Food Porn Has Lost Its John Holmes in Anthony Bourdain

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Food Porn Has Lost Its John Holmes in Anthony Bourdain


Food porn is perhaps my favorite genre of television today, and that's saying something given that television is at its creative apex and consumes most of my time spent in my home theater. There are so many great travel/eat/politics shows that you can watch--many in Ultra-HD streaming. With that said, this week Anthony Bourdain, host of No Reservations on The Travel Channel and Part Unknown on CNN hung himself in a hotel room in France. His suicide comes days after iconic fashion designer, Kate Spade, took her own life by hanging herself from a scarf from her Park Avenue home. Stunning losses on so many on so many fronts.

Bourdain was one of the most outspoken voices in television at a time when television needs outspoken voices so very badly. His current girlfriend, Asia Argento, was reportedly one of Harvey Weinstein's victims and he was one of the voices who pounded home the point that powerful men in Hollywood can't be pigs anymore no matter how much leverage they hold. Bourdain railed on super-chef Mario Batali on reports that the "king of farfalle" was less than gentlemanly in his behavior in recent years. But Bourdain's voice is now silenced.

Anthony Bourdain was an irreverent, LA-hating, punk-rocker-chef that had incredible joie de vivre. He saved me about 10,000,000 frequent flyer miles by vicariously flying me to the world's most exotic locales, all from the safety of my sofa. At The Travel Channel, he focused his narrative more on his travels and the food. When he ported over to CNN he became more political and social.

In recent episodes he would interact more and more with the people. He would fail at fishing episodes over and over again to the enjoyment of his audience, who knew he couldn't fish very well. He would make odd new friends in splintered parts of the country (or world) in ways that gave me hope that we as Americans would someday realize that we don't simply fit neatly into the bullshit Democrat/Republican boxes that Newt Gingrich drew around us.

He instilled in me that we all play for the same team and a really good team at that. He drove the point home that, as Americans, we should fire up our Global Entry passes and start traveling to other places. When I couldn't, I had people like Bourdain to do it for me. Now that's gone, and I am not OK with it.

I have two friends who suffer from serious mental illness and I worry about them all the time. Two of them are consultants for HomeTheaterReview.com on many technical issues and have also have generously volunteered for suicide hotlines in the past (the national hotline is 800-273-8255). What they told me was that people who call and say "I don't want to live" or "I want to die" need help, and there's usually time to help them. But when you have someone on the phone saying "I just want the pain to stop," that's the time to call 911 immediately. I can't imagine what it's like to be on the phone with someone in such a tough spot or the pressure to keep someone talking when doing so is the difference between life and death.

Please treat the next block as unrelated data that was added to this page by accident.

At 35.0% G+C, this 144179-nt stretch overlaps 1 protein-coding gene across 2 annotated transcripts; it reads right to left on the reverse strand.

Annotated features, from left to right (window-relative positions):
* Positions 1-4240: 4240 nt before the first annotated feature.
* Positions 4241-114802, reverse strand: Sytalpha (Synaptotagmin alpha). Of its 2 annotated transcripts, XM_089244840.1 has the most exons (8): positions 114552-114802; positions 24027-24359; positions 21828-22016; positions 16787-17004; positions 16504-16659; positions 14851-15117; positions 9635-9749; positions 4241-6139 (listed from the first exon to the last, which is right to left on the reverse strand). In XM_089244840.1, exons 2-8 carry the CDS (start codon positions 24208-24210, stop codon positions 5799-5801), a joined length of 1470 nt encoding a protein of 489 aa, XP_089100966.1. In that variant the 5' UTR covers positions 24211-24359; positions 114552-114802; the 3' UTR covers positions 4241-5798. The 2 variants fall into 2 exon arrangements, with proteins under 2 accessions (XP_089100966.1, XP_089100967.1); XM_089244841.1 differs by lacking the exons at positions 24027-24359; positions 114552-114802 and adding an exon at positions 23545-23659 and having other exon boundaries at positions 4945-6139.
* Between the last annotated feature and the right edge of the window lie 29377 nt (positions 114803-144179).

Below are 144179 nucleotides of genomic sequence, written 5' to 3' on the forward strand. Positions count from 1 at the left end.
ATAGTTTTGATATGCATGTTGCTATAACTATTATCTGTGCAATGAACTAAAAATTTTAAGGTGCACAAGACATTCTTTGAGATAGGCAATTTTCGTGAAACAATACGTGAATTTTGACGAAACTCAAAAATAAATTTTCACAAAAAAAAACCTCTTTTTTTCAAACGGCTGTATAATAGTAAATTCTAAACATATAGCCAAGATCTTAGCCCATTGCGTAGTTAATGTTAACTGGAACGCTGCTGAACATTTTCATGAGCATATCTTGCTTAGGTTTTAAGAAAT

There are so many casualties in this situation. Bourdain's girlfriend is a major part of the #MeToo movement and she's left alone to fight rape allegations against Hollywood mogul Harvey Weinstein alone, despite tremendous support from Bourdain before his suicide. More concerning is Bourdain's young daughter, who now has to live with this needless tragedy for the rest of her life. Additionally, Bourdain's best friend Eric Ripert (the head chef at the famous New York restaurant, Le Bernadin) found him hanging in his hotel room after filming yet another trip to France with Bourdain.

Bourdain would toy with the seemingly Zen-like Ripert mercilessly from time to time on his show and it was funny then, but now it's not funny. Not at all. Ripert, as he writes in his book 32 Yolks, has had to deal with more and more of the worst this world has to offer. Who could argue that this is anything but the worst life has thrown at him?

Here's the thing. If you were just into Bourdain for the food porn, you have alternatives now that might fill the hole and somewhat heal the wounds left by his absence. Ugly Delicious (Netflix), Somebody Feed Phil (Netflix), Bizarre Foods or The Zimmern List (Travel Channel), and others. They are worthy of your consideration. They're all fun, forward-thinking, and creative.

But the reality is that none of them would have existed without Anthony Bourdain, his phenomenal book, Kitchen Confidential, and his legacy. I will watch them all with enthusiasm. And in watching them, I will in ways be mourning for Bourdain while celebrating his life. None of those shows really captures the essence of what made Bourdain so great as a human being and a journalist, though.

But I have to admit, it's going to be hard to watch Bourdain's own work now. His death just doesn't jibe with the New York tough guy persona, much less the unabashed love of life that came through on the screen. I know that seems harsh and lacks understanding. Hopefully, I will change my outlook on this over time. But this wound is still fresh and I'm a little angry and a lot drunk over this, even though I know that depression and brain chemistry are the real villains here.

If you know someone who struggles with this illness, don't wait for them to reach out with a plea of help. They probably can't muster the effort. Make the effort yourself instead.


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